Arm A: controls
The intervention in arm A was intended to be standard smoking cessation advice given by midwives, who would have variable training and variable skills. This is consistent with our intention to pursue a pragmatic trial design.21 Midwives in arm A received half a day’s training on the research protocol only. They were asked to deliver smoking cessation advice as they would normally do. Some arm A midwives might have received training on the stages of change in other contexts and might therefore have used a stage based approach. The only attempt to standardise the intervention was that we asked all midwives in this arm to give women the Health Education Authority booklet Thinking about stopping. This three page leaflet gives advice on how to stop smoking and was routinely used by midwives in all participating trusts anyway. Following this training, midwives were asked to practice recruiting and familiarising themselves with the trial material. Midwives reconvened for half a day’s reflection to check that they were comfortable with the details of the trial protocol and aspects of consent.
Arm B: manuals
Midwives in arm B received two and a half days training. Two days training on the theory of the transtheoretical model (TTM) was provided by Public Management Associates, who hold the UK licence for the interventions. This consisted of one and a half days training on the concepts of the TTM and familiarisation with the stage based manuals. The research team at the University of Birmingham provided half a day’s training on research protocol, as for arm A. Following this, midwives practised recruiting women and using the materials and then had a half day’s reflective session on their experiences and for them to recheck details of the intervention.
Participants recruited to trial arm B received a set of six, 30 page stage based self help manuals Pro-Change programme for a healthy pregnancy. The set consisted of one manual for each stage of change and a further one for “recycling”. These manuals explained the concepts of stage of change, helped participants to stage themselves, and contained quizzes and exercises to engage the stage appropriate processes of change. Additionally, at each of three occasions during pregnancy, < 20 weeks; 23–25 weeks; and 28–30 weeks, the midwife assessed a participant’s stage of change, pointed the woman to the appropriate manual in the stage series, and spent no more than 15 minutes ensuring that the participant was familiar with how to use the materials by going through an appropriate exercise with her and discussing it.
Arm C: computer
The midwives in this arm received the same training as midwives in arm B. The participants also received the same stage based, self help manual intervention as arm B and the midwife explained how to use the stage based manuals in the same way. Additionally, these participants used a computer programme installed on a laptop computer on each of the three intervention occasions (as in arm B). Women worked alone without the midwife using the computer program. This consisted of questions to stage the woman, and this was followed by on-screen and audio feedback of what stage women were in and what that meant. This format was repeated for the other concepts: decisional balance, temptation, and processes of change, with strategies to use to move stage. It took about 20 minutes to complete. On second and third use, women also received feedback on progress or lack of it since the last use. Following each use of the computer, the feedback was printed out and sent to the participant within one week of the intervention.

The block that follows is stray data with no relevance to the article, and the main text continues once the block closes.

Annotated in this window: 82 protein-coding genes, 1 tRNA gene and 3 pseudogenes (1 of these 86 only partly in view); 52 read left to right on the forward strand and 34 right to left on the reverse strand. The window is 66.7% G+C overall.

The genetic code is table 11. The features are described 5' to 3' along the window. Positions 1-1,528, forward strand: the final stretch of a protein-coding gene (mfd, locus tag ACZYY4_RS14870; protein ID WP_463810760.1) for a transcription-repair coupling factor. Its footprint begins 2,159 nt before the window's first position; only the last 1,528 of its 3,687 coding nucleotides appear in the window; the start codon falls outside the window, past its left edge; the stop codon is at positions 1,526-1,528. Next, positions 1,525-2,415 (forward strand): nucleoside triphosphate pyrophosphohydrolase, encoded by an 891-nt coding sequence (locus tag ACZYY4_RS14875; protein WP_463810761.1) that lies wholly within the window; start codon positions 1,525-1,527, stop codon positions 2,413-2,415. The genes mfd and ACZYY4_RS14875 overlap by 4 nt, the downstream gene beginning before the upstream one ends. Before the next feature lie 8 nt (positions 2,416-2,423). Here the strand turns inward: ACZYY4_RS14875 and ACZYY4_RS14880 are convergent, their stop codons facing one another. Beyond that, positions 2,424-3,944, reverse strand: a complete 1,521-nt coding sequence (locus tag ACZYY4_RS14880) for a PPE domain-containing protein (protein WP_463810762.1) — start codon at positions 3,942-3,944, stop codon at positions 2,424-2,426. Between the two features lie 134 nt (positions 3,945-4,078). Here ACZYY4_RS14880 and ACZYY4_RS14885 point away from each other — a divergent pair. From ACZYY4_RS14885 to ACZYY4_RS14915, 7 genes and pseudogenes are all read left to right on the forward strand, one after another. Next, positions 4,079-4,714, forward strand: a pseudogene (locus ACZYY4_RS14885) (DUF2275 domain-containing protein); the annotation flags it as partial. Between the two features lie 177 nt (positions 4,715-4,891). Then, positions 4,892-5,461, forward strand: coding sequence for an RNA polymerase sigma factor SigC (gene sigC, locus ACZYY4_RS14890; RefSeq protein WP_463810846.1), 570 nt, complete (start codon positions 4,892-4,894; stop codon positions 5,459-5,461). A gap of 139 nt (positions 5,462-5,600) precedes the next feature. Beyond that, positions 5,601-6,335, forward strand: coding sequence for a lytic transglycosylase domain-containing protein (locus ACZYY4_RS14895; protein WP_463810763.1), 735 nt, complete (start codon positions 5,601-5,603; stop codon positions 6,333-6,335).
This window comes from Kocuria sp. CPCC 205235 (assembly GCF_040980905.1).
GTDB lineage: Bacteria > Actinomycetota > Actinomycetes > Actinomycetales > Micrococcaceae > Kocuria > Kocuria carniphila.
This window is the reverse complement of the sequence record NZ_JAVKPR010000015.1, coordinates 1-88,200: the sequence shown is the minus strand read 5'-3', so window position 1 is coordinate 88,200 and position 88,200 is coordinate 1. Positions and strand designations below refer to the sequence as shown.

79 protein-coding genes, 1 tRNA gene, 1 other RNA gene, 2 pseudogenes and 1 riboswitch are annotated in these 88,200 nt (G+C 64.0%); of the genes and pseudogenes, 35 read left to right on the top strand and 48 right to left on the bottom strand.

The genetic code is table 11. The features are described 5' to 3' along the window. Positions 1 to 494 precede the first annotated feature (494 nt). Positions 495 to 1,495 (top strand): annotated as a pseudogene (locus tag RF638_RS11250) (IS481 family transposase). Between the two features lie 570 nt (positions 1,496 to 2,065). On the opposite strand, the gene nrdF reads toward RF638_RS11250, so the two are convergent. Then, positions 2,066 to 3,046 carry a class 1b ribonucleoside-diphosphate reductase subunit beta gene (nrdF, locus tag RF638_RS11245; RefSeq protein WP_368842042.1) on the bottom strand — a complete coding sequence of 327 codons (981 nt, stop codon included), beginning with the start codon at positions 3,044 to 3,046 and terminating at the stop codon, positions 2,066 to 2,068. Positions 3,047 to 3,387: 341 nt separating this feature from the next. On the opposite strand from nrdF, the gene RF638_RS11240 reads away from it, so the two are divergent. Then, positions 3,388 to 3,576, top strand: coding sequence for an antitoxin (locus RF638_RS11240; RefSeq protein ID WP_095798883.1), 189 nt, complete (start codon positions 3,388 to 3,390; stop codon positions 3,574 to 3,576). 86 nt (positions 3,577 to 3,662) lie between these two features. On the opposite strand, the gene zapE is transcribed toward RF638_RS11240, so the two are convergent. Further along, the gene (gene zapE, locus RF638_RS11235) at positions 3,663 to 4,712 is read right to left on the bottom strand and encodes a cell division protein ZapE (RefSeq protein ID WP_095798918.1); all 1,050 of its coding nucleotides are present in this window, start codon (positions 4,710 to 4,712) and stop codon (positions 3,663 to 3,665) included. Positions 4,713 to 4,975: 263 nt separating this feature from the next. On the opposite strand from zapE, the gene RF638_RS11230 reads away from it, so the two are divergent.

The two primary outcomes were confirmed point prevalence of smoking cessation and confirmed*sustained abstinence assessed at 28–30 weeks and 10 days postnatally. The results are presented as point prevalence of quitting and sustained abstinence of 10 weeks or more. Sustained abstinence is the only outcome that is likely to benefit the fetus. Point prevalence is important because it captures women stopping smoking late in pregnancy after moving through the stages of change. It is therefore theoretically appropriate, and it may indicate that these women might still be stopped in the future. We also pre-specified that we would combine the two stages of change arms to compare their effectiveness relative to arm A.
Information on women’s social characteristics, smoking habits, and stage of change was collected at the three research visits and once more 10 days after delivery by self completion paper questionnaires and by computerised questionnaire in arm C. Self reported point prevalence smoking cessation was defined by responses to the question “How many cigarettes do you normally smoke in a day?” where the response “I have given up” was expected. Additionally, women had to have smoked no cigarettes in the past 24 hours and to have reported consistent smoking status on the staging questions included in a second questionnaire completed at the same time. For 10 week continuous abstinence, women had to report no cigarette in the past 10 weeks. We confirmed smoking cessation status by urinary cotinine because women routinely give urine samples in pregnancy care and it is as valid an indicator of the presence of nicotine as serum or saliva.22 Urine was analysed by the Wolfson Laboratories, Birmingham University, using a colorimetric assay.23 We assumed that those who reported continuing smoking regardless of cotinine level, those who did not provide samples, or whose cotinine values were above 1.5 μg/l, were still smoking.